We designed a sampling strategy for the current study that incorporated sampling units of fixed and natural sites similar to the design Kipke used in her Los Angeles study of homeless youths (Kipke, O’Connor, Nelson, & Anderson, 2000
) with a year long window of sampling to capture the time dimensions. The sampling design involved repeatedly checking location where homeless youths were likely to be found in each of the target cities. Locations included shelters and outreach programs serving homeless youths, drop-in centers, and various street locations where young homeless people were most likely to be located. Research has demonstrated that using sampling designs that involve multiple points of entry to homeless populations are most effective in generating a diverse sample (Burt, 1996
; Koegel, Burnam, & Morton, 1996
). The interviewers all had prior experience in their respective cities as youth outreach workers and brought considerable knowledge regarding optimal areas of the city for locating youths on their own. The sampling protocol included going to these locations in the cities at varying times of the day on both weekday and weekends over the course of 12 months. Since episodes of homelessness are of varying duration, a one year time frame provided an increased probability of capturing youths who have short-term exposure to homelessness. The interviewers were instructed to continue recruiting until their caseload reached 60 adolescents whom they would then track and re-interview at three-month intervals.
The baseline interview on which the following reports are based was in two parts. The first consisted of a social history and symptom scales. The respondent was then asked to meet for a second interview during which the diagnostic interviews were conducted. These two interviews made up the baseline assessment for the study and usually were completed within one or two days so that no significant time lapsed between the first part of the baseline interview and the second diagnostic interview. The respondents were paid $25 for each interview.
Modules from two diagnostic interview schedules were used to assess the study participants. The University of Michigan Composite International Diagnostic Interview (UM-CIDI) was used to assess major depressive episode, post-traumatic stress disorder, alcohol abuse, and drug abuse. The UM-CIDI is based on Diagnostic and Statistical Manual-III-R (DSM-III-R) criteria and represents the University of Michigan revision of the CIDI (World Health Organization, 1990
) used in the National Comorbidity Survey (NCS) with young people in the same age ranges as those in the present study (Kessler, 1994a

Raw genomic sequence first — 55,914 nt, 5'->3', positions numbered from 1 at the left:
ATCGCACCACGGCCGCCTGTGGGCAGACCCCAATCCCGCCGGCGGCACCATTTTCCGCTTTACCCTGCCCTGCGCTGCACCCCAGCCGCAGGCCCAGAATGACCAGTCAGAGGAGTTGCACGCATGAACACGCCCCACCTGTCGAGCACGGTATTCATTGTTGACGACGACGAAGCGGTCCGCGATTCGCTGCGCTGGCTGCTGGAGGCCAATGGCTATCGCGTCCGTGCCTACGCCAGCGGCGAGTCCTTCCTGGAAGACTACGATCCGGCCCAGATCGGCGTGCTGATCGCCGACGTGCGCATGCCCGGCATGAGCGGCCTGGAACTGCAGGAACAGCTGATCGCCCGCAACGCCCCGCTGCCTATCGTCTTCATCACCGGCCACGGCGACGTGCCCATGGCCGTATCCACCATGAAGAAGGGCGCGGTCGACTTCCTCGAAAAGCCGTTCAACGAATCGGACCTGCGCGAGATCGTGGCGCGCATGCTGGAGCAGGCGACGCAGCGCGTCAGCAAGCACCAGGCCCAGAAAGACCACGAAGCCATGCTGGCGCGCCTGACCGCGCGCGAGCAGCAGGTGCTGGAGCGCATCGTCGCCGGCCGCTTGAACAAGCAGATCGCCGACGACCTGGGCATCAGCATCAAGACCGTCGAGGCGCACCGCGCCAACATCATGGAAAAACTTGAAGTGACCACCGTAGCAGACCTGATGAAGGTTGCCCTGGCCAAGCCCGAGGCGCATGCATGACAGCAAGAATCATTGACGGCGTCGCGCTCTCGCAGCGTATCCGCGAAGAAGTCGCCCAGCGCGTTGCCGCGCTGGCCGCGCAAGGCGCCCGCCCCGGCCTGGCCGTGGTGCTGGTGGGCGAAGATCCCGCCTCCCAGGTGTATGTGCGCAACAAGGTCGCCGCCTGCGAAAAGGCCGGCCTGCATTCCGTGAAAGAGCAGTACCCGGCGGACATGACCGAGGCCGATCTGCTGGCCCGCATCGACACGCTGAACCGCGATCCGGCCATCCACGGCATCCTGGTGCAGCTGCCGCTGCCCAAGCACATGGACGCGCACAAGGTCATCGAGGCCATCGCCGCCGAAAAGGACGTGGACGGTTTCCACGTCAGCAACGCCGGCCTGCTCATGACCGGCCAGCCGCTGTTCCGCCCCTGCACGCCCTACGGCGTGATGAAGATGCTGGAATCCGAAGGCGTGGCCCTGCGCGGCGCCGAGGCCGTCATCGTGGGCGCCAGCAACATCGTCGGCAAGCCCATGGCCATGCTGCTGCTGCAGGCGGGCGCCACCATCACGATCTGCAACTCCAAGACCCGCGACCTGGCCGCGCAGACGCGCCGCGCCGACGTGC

; Kessler, 1994b
; Wittchen & Kessler, 1994
). The CIDI, from which the UM-CIDI is derived, is a well-established diagnostic instrument (Wittchen & Kessler) that has shown excellent interrater reliability, test-retest reliability, and validity for the five diagnoses that were used in this study. The UM-CIDI diagnostic interview schedule has been used extensively with trained interviewers who are not clinicians.
To assess behavioral problems, the conduct disorder module was used from the Diagnostic Interview Schedule for Children-Revised (DISC-R). The DISC-R is a highly regarded, structured interview intended for use with trained interviewers who are not clinicians. It has been shown to have from good to excellent interrater and test-retest reliability (Jenson et al., 1995
; Shaffer et al., 1993
In addition to assessing prevalence and comorbidity of five diagnostic categories, various risk factors known to be associated with the psychological well-being of adolescents also were considered.
The age of the adolescent at time of interview was calculated using the date of birth of the respondent and the date of the baseline interview. Age ranged from 16 to 19 years with a mean age of 17.4 years (SD 1.05).
Adolescents were asked to report the number of times they had left home since the first time they ran. While some individuals were contacted during their first run episode, the majority had numerous experiences with running from home. The total number of runs ranged from 1 to 51 with the mean number of runs of 8.33 (SD 11.28).
Sexual orientation was assessed by a question in which the adolescents identified themselves as straight, heterosexual, gay/lesbian, bisexual, never thought about it, something else, or confused or unsure. The variable was recoded so that any individual listing a nonheterosexual or unsure sexual identity was coded as nonheterosexual.